Drs. Arnost and Kitty Fronek were both recruited by Dr. Benjamin W. Zweifach and joined the newly formed Bioengineering group in the Department of Applied Mechanics and Engineering Sciences, a precursor of today’s Department of Bioengineering, at UC San Diego.  As medical investigators, their appointment in 1968 was a critical step in coalescing Bioengineering studies, research and education into a new profession with an explicit health care medical research direction.  It consolidated the basis for education and research that placed UCSD Bioengineering as one of the foremost centers for this activity in the United States and the world.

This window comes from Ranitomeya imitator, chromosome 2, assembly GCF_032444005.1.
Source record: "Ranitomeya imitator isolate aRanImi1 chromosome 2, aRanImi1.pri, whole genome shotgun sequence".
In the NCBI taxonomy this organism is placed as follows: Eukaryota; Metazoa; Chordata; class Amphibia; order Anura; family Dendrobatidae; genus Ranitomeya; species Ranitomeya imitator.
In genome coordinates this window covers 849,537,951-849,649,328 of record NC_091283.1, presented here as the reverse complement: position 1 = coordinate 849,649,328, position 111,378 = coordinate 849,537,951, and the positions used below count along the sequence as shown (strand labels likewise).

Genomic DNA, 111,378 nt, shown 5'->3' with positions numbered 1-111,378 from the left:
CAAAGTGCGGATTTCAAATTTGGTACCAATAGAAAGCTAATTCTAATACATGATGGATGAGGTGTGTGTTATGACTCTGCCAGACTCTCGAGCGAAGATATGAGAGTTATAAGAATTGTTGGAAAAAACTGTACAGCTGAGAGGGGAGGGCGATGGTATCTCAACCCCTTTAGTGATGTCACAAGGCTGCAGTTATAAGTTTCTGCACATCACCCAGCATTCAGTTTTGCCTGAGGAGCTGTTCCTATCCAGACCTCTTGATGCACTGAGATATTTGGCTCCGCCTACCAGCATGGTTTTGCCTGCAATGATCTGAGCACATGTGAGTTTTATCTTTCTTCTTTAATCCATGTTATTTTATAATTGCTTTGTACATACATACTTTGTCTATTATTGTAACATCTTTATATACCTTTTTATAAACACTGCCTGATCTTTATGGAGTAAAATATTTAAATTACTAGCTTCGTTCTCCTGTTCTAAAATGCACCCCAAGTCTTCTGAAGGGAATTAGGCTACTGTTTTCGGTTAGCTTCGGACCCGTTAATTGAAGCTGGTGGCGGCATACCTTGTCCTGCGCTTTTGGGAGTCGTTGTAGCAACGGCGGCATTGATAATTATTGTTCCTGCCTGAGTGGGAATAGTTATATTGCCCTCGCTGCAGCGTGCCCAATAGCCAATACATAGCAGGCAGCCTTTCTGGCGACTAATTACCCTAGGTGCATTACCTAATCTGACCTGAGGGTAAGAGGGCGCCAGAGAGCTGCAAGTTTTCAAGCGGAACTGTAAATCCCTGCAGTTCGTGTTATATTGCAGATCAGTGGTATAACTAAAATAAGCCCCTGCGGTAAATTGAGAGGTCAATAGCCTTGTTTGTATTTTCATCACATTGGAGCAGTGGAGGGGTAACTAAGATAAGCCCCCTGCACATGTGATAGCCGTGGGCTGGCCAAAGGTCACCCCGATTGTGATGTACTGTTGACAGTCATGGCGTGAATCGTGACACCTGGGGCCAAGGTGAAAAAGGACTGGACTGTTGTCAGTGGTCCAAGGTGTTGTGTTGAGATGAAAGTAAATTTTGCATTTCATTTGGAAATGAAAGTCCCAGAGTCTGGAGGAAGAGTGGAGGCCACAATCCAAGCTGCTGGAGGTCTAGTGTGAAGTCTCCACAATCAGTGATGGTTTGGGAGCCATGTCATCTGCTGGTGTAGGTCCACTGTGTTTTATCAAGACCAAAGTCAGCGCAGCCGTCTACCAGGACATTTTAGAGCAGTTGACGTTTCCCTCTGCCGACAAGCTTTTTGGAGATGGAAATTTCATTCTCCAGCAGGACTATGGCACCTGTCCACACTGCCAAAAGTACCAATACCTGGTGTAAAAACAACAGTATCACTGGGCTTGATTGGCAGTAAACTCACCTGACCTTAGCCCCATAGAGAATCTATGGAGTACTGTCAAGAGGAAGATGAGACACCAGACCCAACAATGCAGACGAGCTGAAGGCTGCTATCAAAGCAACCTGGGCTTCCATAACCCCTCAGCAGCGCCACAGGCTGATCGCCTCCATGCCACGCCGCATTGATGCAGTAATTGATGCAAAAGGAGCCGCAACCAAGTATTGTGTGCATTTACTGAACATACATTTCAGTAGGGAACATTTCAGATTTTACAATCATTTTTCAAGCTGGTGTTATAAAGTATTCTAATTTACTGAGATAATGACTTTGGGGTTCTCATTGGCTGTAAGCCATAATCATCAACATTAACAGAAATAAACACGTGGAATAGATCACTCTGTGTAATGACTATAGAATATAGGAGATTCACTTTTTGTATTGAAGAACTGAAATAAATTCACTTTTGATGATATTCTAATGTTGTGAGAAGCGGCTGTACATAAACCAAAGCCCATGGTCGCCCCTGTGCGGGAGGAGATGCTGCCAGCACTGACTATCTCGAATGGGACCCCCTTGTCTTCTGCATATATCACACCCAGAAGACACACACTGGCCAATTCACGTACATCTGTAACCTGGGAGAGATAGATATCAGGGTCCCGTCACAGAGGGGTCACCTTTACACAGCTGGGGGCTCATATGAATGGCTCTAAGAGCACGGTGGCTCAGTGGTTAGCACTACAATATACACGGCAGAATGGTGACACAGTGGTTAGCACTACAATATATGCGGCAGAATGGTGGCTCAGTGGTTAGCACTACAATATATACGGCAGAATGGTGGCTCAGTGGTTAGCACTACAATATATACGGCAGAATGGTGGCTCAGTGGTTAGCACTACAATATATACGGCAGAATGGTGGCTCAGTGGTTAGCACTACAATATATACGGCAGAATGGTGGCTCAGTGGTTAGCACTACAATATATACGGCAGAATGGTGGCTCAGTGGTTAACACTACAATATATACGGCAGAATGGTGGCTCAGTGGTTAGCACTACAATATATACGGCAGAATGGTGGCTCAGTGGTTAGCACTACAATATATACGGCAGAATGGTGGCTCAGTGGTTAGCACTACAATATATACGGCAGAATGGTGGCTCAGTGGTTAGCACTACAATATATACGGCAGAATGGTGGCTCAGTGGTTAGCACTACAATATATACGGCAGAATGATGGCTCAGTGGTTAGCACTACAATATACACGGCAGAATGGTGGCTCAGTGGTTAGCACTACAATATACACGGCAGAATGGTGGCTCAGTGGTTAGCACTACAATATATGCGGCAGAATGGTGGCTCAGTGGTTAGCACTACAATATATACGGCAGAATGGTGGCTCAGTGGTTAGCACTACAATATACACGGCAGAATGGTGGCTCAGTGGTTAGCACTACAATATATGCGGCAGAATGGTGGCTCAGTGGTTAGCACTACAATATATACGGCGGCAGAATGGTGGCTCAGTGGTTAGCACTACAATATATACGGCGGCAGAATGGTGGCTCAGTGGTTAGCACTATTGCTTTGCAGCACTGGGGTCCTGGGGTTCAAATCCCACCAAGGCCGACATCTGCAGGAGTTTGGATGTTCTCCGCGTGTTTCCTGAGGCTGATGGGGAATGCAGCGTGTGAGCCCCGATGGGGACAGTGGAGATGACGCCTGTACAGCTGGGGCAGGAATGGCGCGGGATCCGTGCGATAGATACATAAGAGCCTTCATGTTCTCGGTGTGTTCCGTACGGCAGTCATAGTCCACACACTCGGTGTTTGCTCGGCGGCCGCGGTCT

Arnost Fronek played a central role in steering the Bioengineering curriculum to the area of cardiovascular physiology and blood flow in health and disease, introducing engineering students to the analysis of the mechanics, role and pathologies of blood flow, and the uniqueness of a system that had to be studied employing non-invasive techniques.  Clinical blood flow measuring procedures was an area that he was uniquely qualified to present. Among his many scientific accomplishments, in the 1950s, with Dr. William Ganz, he pioneered the method of measuring cardiac output using thermodilution with a catheter positioned in the pulmonary artery.  He was one of the inventors and initial developers of the Swan-Ganz catheter, which allows on-line blood pressure, flow and oxygenation measurements from the right-side heart chamber in awake patients.  The technique is commonly used to this day. He became best known for his research on non-invasive diagnosis, especially famous for his establishing the use of post-occlusive reactive hyperemia and pulse-reappearance time as the gold standard for the diagnosis of arterial diseases.  His 1989 book entitled ”Noninvasive Diagnostics in Vascular Disease” became the international standard in the field.